The Impact of Pharmacist Led Vancomycin Order Set Implementation in a Computerized-Prescriber-Order-Entry (CPOE) System at a Tertiary Care Centre: A Quasi Experimental StudyNader Damfu, Mohammed Aseeri*, Allahna Davis, Hani Hasan and Sherine Ismail
King Abdul Allah Medical Research Center/ King Saud bin Abdul Aziz University for Health Sciences, National Guard Health Affairs, Jeddah, Saudi Arabia
- *Corresponding Author:
- Mohammed Aseeri
King Abdul Allah Medical Research Center/ King Saud bin Abdul Aziz, University for Health Sciences
National Guard Health Affairs, Jeddah, king Abdul Aziz Medical City, Saudi Arabia
Tel: 966 2 624 0000
E-mail: [email protected]
Received date: October 29, 2016; Accepted date: November 09, 2016; Published date: November 15, 2016
Citation: Damfu N, Aseeri M, , Davis A, Hasan H, Ismail S (2016) The Impact of Pharmacist Led Vancomycin Order Set Implementation in a Computerized-Prescriber-Order-Entry (CPOE) System at a Tertiary Care Centre: A Quasi Experimental Study. J Pharmacovigil 4: 219. doi:10.4172/2329-6887.1000219
Copyright: © 2016 Aseeri M, et al. This is an open-access article distributed under the terms of the Creative Commons Attribution License, which permits unrestricted use, distribution, and reproduction in any medium, provided the original author and source are credited.
Introduction: Our hospital has developed a vancomycin protocol in order to improve vancomycin dosing and prevent improper sampling time of vancomycin levels and treatment failure. The study objective is to evaluate the impact of implementing a vancomycin order set integrated into a Computerized-Prescriber-Order-Entry (CPOE) system by pharmacist in adult surgical wards to optimize vancomycin dosing and monitoring.
Primary objective: Evaluation of the correct sampling time of vancomycin trough levels by implementing a vancomycin order set guiding nurses and physicians on the appropriate sampling time.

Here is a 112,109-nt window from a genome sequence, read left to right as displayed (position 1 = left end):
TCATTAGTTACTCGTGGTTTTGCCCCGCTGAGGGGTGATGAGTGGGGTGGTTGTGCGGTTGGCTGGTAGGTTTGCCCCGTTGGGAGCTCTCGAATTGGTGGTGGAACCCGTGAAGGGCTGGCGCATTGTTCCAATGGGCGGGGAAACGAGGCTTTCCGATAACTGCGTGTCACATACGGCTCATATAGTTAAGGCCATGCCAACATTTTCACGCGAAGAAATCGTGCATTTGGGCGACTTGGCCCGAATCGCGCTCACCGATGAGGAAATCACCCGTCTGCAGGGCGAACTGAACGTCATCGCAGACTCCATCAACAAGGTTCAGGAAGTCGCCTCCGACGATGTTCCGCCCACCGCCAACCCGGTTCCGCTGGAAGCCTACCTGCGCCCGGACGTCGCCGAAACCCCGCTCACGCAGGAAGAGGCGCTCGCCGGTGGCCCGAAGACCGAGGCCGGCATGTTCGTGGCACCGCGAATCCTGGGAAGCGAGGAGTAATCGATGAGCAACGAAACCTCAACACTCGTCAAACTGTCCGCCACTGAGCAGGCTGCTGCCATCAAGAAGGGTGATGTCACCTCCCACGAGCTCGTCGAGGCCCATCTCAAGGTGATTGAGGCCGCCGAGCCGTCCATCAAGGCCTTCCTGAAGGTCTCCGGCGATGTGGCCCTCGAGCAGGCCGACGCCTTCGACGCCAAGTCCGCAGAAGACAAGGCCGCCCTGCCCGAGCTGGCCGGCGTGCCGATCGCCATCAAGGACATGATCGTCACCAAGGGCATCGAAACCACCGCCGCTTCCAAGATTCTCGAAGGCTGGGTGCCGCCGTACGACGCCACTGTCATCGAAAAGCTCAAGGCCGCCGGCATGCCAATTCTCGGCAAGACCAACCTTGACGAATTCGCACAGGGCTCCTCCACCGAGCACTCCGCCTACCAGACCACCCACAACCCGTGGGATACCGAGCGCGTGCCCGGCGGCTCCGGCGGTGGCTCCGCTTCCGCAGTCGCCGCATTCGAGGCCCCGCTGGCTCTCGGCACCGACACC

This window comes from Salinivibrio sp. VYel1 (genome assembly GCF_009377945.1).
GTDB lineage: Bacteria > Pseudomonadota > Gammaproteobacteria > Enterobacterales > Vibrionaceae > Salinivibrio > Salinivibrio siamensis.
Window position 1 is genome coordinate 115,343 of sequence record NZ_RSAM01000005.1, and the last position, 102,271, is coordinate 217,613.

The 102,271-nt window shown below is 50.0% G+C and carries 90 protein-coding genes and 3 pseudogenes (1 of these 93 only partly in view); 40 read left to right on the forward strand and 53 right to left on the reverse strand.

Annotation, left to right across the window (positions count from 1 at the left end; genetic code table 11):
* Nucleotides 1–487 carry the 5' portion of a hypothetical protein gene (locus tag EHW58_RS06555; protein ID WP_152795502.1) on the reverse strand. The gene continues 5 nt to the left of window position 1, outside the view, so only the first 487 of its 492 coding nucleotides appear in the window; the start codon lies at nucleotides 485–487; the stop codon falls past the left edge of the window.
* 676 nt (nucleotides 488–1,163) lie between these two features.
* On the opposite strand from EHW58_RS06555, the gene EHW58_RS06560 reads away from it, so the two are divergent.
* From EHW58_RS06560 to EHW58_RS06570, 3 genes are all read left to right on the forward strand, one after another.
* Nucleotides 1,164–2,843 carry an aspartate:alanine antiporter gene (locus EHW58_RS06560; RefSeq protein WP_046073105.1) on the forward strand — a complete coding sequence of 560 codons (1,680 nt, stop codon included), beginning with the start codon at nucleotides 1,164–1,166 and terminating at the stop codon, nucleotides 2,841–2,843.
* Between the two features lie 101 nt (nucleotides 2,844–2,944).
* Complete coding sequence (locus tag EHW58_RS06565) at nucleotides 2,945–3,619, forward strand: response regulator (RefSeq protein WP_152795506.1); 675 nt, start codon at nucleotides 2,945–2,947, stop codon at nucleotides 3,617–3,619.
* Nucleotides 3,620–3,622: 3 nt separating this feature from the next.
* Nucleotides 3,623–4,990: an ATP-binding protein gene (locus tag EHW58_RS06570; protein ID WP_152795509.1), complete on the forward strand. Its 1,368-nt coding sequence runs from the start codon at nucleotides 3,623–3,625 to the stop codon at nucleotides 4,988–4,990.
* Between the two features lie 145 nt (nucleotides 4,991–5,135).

Secondary objectives: Evaluation of the impact of vancomycin order set integrated into CPOE system on vancomycin initial doses, appropriate use based on indication and time to reach target therapeutic level.
Method: This study was a prospective quasi-experimental study. Patients who are >18 years, admitted to surgical wards, receiving new vancomycin orders, creatinine clearance ≥15 ml/min and weighing 40-120 kg were eligible. We excluded patients receiving vancomycin loading doses, prophylaxis, treatment course <5 days and random or peak vancomycin levels. Educational sessions were provided to the surgical residents on the use the order set by pharmacy resident, subsequently vancomycin orders were then reassessed after the order set implementation.
Results: Total of 272 vancomycin trough levels were collected (136 levels in the pre-phase and 136 levels in the post-implementation phase) from 33 patients who met the study eligibility criteria. A 10% reduction in inappropriate vancomycin trough levels in the post-implementation phase was observed compared to the pre-phase (p=0.478) Appropriate vancomycin initial doses for the study patients were 2 out of 11 doses (18%) in the pre-phase and 22 doses in the post-phase (50%) (p=0.078).
Conclusion: The implementation of an institutional vancomycin order set did not result in a significant change in appropriate vancomycin initial dosing and trough level sampling time in the adult surgical wards in our hospital.